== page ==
The tragic crash of Ethiopian Airlines Flight 302 last March is known to almost everyone in New York and elsewhere by now. Months later, experts are no closer to learning the exact details surrounding the tragedy that claimed 157 lives. Nobody is sure whether the pilots could have made different decisions that may have prevented the plane from going down outside Addis Ababa. The only factor that is known for certain is that an automated flight system that has been blamed in other Boeing 737 mishaps contributed to the flight crew's inability to override automatic systems and make manual adjustments to the plane's trajectory.
According to USA TODAY, a United Nations committee, the International Civil Aviation Organization, is scheduled to meet soon and discuss numerous concerns, including requirements involving the minimum flight hours before pilots and copilots are permitted to fly commercial airplanes internationally.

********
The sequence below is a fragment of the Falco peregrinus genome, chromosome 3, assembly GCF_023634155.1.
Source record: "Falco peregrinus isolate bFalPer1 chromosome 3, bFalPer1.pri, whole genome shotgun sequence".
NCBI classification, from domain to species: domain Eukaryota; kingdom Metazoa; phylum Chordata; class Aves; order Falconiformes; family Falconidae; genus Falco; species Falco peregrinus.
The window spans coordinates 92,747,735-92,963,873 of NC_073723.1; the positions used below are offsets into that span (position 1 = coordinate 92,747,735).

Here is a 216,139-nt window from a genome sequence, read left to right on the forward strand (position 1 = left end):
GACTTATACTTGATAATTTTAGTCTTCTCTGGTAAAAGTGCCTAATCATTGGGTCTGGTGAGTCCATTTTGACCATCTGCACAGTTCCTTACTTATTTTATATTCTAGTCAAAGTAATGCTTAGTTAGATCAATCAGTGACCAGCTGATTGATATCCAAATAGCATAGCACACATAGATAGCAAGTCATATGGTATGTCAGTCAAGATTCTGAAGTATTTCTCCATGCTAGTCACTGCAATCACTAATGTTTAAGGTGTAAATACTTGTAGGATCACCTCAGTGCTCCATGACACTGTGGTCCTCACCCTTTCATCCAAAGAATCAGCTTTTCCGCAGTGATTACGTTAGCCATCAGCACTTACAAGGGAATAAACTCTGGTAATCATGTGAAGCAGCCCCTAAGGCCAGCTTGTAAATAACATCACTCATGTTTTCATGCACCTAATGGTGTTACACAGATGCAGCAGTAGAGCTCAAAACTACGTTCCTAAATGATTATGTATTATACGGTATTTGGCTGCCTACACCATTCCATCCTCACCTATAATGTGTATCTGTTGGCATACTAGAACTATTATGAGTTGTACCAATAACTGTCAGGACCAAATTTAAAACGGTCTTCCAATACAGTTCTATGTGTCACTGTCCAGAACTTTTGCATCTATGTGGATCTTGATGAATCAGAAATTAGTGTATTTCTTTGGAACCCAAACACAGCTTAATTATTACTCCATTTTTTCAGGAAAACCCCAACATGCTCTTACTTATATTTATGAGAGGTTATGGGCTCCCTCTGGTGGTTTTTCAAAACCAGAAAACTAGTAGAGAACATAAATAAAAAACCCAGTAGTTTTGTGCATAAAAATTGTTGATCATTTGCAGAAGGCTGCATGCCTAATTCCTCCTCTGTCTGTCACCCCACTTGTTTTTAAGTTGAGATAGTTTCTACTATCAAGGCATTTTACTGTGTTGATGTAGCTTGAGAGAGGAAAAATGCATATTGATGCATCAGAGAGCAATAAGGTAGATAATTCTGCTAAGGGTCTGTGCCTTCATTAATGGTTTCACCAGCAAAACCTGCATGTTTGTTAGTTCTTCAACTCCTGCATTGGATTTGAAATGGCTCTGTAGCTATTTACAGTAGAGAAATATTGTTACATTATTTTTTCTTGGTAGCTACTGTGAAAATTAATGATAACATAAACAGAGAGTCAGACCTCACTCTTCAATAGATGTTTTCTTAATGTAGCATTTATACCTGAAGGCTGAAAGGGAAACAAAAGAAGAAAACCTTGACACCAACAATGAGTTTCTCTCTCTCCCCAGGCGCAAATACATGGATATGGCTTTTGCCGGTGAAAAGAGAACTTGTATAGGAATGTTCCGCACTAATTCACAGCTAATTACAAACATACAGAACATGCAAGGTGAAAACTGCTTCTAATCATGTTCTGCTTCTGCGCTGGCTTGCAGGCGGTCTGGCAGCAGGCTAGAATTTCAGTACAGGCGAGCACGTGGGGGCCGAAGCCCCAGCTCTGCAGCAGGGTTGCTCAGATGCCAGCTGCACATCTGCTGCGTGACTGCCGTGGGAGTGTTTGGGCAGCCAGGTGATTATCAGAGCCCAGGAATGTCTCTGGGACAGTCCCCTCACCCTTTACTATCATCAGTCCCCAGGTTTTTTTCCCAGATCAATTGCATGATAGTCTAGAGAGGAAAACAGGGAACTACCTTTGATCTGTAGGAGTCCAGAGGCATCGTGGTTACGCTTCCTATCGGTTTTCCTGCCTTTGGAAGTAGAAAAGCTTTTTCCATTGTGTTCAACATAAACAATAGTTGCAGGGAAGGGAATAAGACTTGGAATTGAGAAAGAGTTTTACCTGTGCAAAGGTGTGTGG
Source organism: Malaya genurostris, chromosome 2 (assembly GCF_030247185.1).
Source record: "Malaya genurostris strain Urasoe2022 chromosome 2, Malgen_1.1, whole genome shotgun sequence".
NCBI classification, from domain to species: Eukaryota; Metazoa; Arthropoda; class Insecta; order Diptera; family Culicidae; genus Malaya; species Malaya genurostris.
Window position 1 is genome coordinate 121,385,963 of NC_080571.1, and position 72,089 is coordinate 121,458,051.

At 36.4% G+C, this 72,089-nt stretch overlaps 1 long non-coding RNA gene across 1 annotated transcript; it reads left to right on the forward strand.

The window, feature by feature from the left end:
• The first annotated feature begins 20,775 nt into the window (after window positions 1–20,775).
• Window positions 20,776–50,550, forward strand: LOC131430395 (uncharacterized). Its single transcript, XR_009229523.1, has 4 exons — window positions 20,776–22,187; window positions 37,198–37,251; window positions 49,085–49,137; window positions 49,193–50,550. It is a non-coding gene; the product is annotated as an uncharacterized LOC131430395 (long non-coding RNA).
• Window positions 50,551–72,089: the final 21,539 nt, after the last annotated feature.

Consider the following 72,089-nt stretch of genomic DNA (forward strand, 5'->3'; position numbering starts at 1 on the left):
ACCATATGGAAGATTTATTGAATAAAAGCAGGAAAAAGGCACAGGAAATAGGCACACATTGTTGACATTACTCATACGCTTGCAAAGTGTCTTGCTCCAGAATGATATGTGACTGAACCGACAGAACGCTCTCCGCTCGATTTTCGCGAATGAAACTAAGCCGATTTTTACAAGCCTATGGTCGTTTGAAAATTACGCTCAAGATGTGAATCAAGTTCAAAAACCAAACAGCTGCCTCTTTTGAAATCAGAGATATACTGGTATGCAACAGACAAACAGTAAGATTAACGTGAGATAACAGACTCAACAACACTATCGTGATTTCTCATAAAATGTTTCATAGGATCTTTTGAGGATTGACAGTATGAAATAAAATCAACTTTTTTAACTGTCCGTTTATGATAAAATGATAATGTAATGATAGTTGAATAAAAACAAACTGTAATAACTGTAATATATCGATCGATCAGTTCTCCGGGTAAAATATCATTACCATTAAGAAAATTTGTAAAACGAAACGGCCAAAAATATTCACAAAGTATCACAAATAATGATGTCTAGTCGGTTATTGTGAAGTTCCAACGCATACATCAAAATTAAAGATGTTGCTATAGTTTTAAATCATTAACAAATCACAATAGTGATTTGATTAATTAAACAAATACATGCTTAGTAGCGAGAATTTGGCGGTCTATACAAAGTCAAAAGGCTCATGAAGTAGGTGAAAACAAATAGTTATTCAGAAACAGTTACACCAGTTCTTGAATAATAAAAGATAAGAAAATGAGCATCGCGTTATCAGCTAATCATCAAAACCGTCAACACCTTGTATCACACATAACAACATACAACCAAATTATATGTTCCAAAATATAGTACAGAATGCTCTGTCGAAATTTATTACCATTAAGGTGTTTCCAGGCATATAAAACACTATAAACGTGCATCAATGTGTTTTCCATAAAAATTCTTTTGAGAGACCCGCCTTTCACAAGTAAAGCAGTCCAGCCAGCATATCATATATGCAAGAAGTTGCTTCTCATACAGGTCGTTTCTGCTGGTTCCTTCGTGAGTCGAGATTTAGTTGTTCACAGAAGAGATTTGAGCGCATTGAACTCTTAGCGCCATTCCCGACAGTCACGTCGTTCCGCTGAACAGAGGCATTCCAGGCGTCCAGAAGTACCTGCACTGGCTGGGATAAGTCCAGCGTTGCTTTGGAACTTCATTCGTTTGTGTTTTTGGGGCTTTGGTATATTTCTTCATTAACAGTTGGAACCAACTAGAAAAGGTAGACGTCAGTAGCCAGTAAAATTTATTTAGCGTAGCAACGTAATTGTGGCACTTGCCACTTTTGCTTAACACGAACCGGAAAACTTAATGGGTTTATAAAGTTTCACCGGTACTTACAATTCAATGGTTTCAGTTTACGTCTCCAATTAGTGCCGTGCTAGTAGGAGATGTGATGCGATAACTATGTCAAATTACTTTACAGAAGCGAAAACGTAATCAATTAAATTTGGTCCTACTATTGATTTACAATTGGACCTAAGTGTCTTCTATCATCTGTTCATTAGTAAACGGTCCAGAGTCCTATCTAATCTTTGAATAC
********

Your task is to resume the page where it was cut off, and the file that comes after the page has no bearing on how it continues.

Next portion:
In the United States, both pilots and copilots must have at least 1,500 flight hours before they can operate commercial flights. However, international copilots may obtain flight licenses after having only 240 hours of flight time, which can include time in flight simulators. It was reported that Flight 302's first officer only had his license for three months and had just 361 hours of flight time before the crash.
It is unknown if more experience could have helped the pilot and copilot avoid the crash. However, the concerns to be brought up during the committee meeting may reflect the concerns of nearly everyone who books a commercial flight - should international flight crews have more flight hours before they are entrusted with hundreds of lives?